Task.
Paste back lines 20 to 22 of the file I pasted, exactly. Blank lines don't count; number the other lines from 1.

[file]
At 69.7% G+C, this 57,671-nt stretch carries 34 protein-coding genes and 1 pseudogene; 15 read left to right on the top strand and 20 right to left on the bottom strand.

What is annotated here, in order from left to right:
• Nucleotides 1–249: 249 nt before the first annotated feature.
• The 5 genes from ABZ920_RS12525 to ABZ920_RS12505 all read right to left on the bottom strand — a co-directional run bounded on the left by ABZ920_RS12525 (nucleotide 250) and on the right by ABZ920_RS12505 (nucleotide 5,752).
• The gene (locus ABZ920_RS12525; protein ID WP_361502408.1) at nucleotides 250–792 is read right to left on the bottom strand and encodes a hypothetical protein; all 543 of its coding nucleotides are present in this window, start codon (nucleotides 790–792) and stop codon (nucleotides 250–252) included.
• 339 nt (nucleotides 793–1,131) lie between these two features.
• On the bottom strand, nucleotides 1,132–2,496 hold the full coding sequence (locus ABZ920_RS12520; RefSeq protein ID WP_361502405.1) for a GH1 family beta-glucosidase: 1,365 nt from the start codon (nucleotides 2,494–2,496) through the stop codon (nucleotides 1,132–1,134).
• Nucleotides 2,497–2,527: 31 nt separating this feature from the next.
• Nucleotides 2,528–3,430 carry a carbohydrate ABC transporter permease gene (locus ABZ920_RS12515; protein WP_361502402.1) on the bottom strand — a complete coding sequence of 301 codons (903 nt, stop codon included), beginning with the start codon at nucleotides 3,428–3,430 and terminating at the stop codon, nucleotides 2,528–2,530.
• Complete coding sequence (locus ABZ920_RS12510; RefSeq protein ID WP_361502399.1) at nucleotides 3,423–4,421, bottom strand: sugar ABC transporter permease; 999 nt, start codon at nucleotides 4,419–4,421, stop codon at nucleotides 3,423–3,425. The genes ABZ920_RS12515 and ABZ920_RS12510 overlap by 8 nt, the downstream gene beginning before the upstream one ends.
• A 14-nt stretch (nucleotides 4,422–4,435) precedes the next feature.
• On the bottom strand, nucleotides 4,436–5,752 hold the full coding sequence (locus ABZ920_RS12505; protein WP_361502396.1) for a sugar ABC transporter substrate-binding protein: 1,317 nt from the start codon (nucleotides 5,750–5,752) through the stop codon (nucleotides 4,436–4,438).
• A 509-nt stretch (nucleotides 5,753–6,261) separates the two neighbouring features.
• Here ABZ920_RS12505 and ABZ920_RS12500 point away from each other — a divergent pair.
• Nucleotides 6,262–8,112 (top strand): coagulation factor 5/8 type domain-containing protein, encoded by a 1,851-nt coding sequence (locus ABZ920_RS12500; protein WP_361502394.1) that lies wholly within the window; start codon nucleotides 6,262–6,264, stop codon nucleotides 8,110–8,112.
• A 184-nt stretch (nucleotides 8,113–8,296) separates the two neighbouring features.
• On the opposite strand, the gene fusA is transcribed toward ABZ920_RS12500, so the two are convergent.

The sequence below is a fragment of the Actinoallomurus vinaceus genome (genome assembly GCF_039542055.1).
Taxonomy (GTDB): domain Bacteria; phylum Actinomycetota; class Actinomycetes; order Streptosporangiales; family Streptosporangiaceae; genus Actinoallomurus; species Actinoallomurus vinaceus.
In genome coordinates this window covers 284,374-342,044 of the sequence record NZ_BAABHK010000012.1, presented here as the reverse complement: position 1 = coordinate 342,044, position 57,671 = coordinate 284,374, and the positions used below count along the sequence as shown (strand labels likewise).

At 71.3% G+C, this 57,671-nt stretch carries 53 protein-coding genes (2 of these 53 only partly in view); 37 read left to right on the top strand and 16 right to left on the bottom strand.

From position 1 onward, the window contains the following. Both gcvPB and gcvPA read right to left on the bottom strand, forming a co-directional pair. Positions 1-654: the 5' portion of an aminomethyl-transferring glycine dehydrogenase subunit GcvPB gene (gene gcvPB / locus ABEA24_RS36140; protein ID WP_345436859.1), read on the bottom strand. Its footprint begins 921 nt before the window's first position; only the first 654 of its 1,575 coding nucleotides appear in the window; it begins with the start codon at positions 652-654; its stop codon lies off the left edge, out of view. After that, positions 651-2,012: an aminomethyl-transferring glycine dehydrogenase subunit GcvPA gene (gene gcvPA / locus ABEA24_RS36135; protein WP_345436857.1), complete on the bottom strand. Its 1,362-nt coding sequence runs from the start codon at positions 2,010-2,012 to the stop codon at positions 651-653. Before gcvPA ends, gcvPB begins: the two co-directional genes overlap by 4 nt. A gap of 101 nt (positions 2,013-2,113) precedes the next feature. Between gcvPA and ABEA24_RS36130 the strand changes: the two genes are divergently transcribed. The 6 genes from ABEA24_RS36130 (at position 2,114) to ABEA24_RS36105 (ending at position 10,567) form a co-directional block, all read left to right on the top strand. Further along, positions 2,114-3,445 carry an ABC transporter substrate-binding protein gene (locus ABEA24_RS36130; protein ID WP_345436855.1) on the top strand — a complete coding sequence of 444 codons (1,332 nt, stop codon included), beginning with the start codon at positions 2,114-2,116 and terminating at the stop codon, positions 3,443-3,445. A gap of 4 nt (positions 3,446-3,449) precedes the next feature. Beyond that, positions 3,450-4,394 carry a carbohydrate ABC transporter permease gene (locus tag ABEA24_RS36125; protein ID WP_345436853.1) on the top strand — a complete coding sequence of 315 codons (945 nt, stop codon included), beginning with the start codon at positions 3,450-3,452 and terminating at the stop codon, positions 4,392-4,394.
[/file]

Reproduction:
In genome coordinates this window covers 284,374-342,044 of the sequence record NZ_BAABHK010000012.1, presented here as the reverse complement: position 1 = coordinate 342,044, position 57,671 = coordinate 284,374, and the positions used below count along the sequence as shown (strand labels likewise).

At 71.3% G+C, this 57,671-nt stretch carries 53 protein-coding genes (2 of these 53 only partly in view); 37 read left to right on the top strand and 16 right to left on the bottom strand.

From position 1 onward, the window contains the following. Both gcvPB and gcvPA read right to left on the bottom strand, forming a co-directional pair. Positions 1-654: the 5' portion of an aminomethyl-transferring glycine dehydrogenase subunit GcvPB gene (gene gcvPB / locus ABEA24_RS36140; protein ID WP_345436859.1), read on the bottom strand. Its footprint begins 921 nt before the window's first position; only the first 654 of its 1,575 coding nucleotides appear in the window; it begins with the start codon at positions 652-654; its stop codon lies off the left edge, out of view. After that, positions 651-2,012: an aminomethyl-transferring glycine dehydrogenase subunit GcvPA gene (gene gcvPA / locus ABEA24_RS36135; protein WP_345436857.1), complete on the bottom strand. Its 1,362-nt coding sequence runs from the start codon at positions 2,010-2,012 to the stop codon at positions 651-653. Before gcvPA ends, gcvPB begins: the two co-directional genes overlap by 4 nt. A gap of 101 nt (positions 2,013-2,113) precedes the next feature. Between gcvPA and ABEA24_RS36130 the strand changes: the two genes are divergently transcribed. The 6 genes from ABEA24_RS36130 (at position 2,114) to ABEA24_RS36105 (ending at position 10,567) form a co-directional block, all read left to right on the top strand. Further along, positions 2,114-3,445 carry an ABC transporter substrate-binding protein gene (locus ABEA24_RS36130; protein ID WP_345436855.1) on the top strand — a complete coding sequence of 444 codons (1,332 nt, stop codon included), beginning with the start codon at positions 2,114-2,116 and terminating at the stop codon, positions 3,443-3,445. A gap of 4 nt (positions 3,446-3,449) precedes the next feature. Beyond that, positions 3,450-4,394 carry a carbohydrate ABC transporter permease gene (locus tag ABEA24_RS36125; protein ID WP_345436853.1) on the top strand — a complete coding sequence of 315 codons (945 nt, stop codon included), beginning with the start codon at positions 3,450-3,452 and terminating at the stop codon, positions 4,392-4,394.